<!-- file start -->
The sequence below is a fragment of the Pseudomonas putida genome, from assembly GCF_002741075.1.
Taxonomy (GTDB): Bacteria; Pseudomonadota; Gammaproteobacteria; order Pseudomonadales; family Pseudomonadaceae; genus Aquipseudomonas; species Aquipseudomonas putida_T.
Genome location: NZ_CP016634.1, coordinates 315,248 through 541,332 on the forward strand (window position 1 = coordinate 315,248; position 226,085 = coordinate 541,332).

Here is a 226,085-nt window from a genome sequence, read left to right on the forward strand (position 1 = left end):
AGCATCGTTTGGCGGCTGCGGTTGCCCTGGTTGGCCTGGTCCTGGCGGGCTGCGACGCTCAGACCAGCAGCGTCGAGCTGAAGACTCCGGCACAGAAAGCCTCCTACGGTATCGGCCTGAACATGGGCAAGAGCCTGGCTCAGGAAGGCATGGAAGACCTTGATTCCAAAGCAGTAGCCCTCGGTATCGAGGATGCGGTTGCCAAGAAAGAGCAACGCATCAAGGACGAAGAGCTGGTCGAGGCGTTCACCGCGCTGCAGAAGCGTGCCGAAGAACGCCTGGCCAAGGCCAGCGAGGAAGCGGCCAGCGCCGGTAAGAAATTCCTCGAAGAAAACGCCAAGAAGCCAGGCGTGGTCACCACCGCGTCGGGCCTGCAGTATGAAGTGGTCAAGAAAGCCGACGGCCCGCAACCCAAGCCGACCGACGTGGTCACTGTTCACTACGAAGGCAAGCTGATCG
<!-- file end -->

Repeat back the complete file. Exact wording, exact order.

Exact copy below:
The sequence below is a fragment of the Pseudomonas putida genome, from assembly GCF_002741075.1.
Taxonomy (GTDB): Bacteria; Pseudomonadota; Gammaproteobacteria; order Pseudomonadales; family Pseudomonadaceae; genus Aquipseudomonas; species Aquipseudomonas putida_T.
Genome location: NZ_CP016634.1, coordinates 315,248 through 541,332 on the forward strand (window position 1 = coordinate 315,248; position 226,085 = coordinate 541,332).

Here is a 226,085-nt window from a genome sequence, read left to right on the forward strand (position 1 = left end):
AGCATCGTTTGGCGGCTGCGGTTGCCCTGGTTGGCCTGGTCCTGGCGGGCTGCGACGCTCAGACCAGCAGCGTCGAGCTGAAGACTCCGGCACAGAAAGCCTCCTACGGTATCGGCCTGAACATGGGCAAGAGCCTGGCTCAGGAAGGCATGGAAGACCTTGATTCCAAAGCAGTAGCCCTCGGTATCGAGGATGCGGTTGCCAAGAAAGAGCAACGCATCAAGGACGAAGAGCTGGTCGAGGCGTTCACCGCGCTGCAGAAGCGTGCCGAAGAACGCCTGGCCAAGGCCAGCGAGGAAGCGGCCAGCGCCGGTAAGAAATTCCTCGAAGAAAACGCCAAGAAGCCAGGCGTGGTCACCACCGCGTCGGGCCTGCAGTATGAAGTGGTCAAGAAAGCCGACGGCCCGCAACCCAAGCCGACCGACGTGGTCACTGTTCACTACGAAGGCAAGCTGATCG